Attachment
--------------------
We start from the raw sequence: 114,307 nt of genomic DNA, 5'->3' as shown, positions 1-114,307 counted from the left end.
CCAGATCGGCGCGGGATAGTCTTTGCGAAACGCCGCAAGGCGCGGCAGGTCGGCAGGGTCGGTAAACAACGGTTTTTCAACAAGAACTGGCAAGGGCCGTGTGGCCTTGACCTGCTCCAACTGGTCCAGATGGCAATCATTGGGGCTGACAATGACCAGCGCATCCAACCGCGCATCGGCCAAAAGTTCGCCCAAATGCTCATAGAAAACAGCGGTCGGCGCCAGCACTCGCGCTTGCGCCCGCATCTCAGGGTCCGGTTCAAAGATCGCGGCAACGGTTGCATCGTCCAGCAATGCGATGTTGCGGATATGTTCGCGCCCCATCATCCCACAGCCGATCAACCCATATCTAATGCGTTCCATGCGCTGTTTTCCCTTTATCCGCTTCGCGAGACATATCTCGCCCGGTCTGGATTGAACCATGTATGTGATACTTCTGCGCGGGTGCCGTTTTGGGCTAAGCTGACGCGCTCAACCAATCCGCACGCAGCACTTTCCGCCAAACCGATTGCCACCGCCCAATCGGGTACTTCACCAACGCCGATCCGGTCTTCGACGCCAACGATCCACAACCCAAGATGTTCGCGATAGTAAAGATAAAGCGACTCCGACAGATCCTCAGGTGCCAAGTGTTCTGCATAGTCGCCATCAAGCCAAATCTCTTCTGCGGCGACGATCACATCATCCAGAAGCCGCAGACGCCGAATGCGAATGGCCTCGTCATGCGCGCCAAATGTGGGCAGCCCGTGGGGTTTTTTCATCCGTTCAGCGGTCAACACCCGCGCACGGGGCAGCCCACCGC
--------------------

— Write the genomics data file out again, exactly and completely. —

We start from the raw sequence: 114,307 nt of genomic DNA, 5'->3' as shown, positions 1-114,307 counted from the left end.
CCAGATCGGCGCGGGATAGTCTTTGCGAAACGCCGCAAGGCGCGGCAGGTCGGCAGGGTCGGTAAACAACGGTTTTTCAACAAGAACTGGCAAGGGCCGTGTGGCCTTGACCTGCTCCAACTGGTCCAGATGGCAATCATTGGGGCTGACAATGACCAGCGCATCCAACCGCGCATCGGCCAAAAGTTCGCCCAAATGCTCATAGAAAACAGCGGTCGGCGCCAGCACTCGCGCTTGCGCCCGCATCTCAGGGTCCGGTTCAAAGATCGCGGCAACGGTTGCATCGTCCAGCAATGCGATGTTGCGGATATGTTCGCGCCCCATCATCCCACAGCCGATCAACCCATATCTAATGCGTTCCATGCGCTGTTTTCCCTTTATCCGCTTCGCGAGACATATCTCGCCCGGTCTGGATTGAACCATGTATGTGATACTTCTGCGCGGGTGCCGTTTTGGGCTAAGCTGACGCGCTCAACCAATCCGCACGCAGCACTTTCCGCCAAACCGATTGCCACCGCCCAATCGGGTACTTCACCAACGCCGATCCGGTCTTCGACGCCAACGATCCACAACCCAAGATGTTCGCGATAGTAAAGATAAAGCGACTCCGACAGATCCTCAGGTGCCAAGTGTTCTGCATAGTCGCCATCAAGCCAAATCTCTTCTGCGGCGACGATCACATCATCCAGAAGCCGCAGACGCCGAATGCGAATGGCCTCGTCATGCGCGCCAAATGTGGGCAGCCCGTGGGGTTTTTTCATCCGTTCAGCGGTCAACACCCGCGCACGGGGCAGCCCACCGC